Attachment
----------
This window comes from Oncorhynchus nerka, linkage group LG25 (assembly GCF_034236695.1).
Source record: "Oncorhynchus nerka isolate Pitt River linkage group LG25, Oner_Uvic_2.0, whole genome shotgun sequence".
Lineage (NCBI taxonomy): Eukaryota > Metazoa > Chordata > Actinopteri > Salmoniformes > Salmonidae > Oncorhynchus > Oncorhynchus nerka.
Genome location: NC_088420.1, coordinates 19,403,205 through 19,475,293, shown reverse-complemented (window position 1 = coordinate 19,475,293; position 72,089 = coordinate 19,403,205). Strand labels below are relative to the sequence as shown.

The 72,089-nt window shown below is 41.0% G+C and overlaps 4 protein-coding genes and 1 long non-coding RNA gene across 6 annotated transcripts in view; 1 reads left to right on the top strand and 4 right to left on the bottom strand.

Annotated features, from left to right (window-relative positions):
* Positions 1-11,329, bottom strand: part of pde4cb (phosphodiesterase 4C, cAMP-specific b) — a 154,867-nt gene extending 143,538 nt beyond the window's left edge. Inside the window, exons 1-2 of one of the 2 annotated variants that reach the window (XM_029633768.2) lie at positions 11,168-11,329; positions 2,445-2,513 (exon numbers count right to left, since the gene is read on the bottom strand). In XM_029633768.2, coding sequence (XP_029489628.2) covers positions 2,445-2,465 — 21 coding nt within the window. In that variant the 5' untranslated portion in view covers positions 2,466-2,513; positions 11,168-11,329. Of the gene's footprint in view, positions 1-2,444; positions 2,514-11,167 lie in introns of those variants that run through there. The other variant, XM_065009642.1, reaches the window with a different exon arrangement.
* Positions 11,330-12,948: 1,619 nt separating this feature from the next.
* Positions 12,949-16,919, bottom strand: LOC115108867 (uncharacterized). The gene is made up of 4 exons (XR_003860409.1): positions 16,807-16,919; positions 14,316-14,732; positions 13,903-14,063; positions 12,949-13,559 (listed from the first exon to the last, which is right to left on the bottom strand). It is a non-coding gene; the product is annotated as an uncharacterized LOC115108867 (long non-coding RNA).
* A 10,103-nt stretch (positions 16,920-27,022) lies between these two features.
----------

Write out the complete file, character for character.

This window comes from Oncorhynchus nerka, linkage group LG25 (assembly GCF_034236695.1).
Source record: "Oncorhynchus nerka isolate Pitt River linkage group LG25, Oner_Uvic_2.0, whole genome shotgun sequence".
Lineage (NCBI taxonomy): Eukaryota > Metazoa > Chordata > Actinopteri > Salmoniformes > Salmonidae > Oncorhynchus > Oncorhynchus nerka.
Genome location: NC_088420.1, coordinates 19,403,205 through 19,475,293, shown reverse-complemented (window position 1 = coordinate 19,475,293; position 72,089 = coordinate 19,403,205). Strand labels below are relative to the sequence as shown.

The 72,089-nt window shown below is 41.0% G+C and overlaps 4 protein-coding genes and 1 long non-coding RNA gene across 6 annotated transcripts in view; 1 reads left to right on the top strand and 4 right to left on the bottom strand.

Annotated features, from left to right (window-relative positions):
* Positions 1-11,329, bottom strand: part of pde4cb (phosphodiesterase 4C, cAMP-specific b) — a 154,867-nt gene extending 143,538 nt beyond the window's left edge. Inside the window, exons 1-2 of one of the 2 annotated variants that reach the window (XM_029633768.2) lie at positions 11,168-11,329; positions 2,445-2,513 (exon numbers count right to left, since the gene is read on the bottom strand). In XM_029633768.2, coding sequence (XP_029489628.2) covers positions 2,445-2,465 — 21 coding nt within the window. In that variant the 5' untranslated portion in view covers positions 2,466-2,513; positions 11,168-11,329. Of the gene's footprint in view, positions 1-2,444; positions 2,514-11,167 lie in introns of those variants that run through there. The other variant, XM_065009642.1, reaches the window with a different exon arrangement.
* Positions 11,330-12,948: 1,619 nt separating this feature from the next.
* Positions 12,949-16,919, bottom strand: LOC115108867 (uncharacterized). The gene is made up of 4 exons (XR_003860409.1): positions 16,807-16,919; positions 14,316-14,732; positions 13,903-14,063; positions 12,949-13,559 (listed from the first exon to the last, which is right to left on the bottom strand). It is a non-coding gene; the product is annotated as an uncharacterized LOC115108867 (long non-coding RNA).
* A 10,103-nt stretch (positions 16,920-27,022) lies between these two features.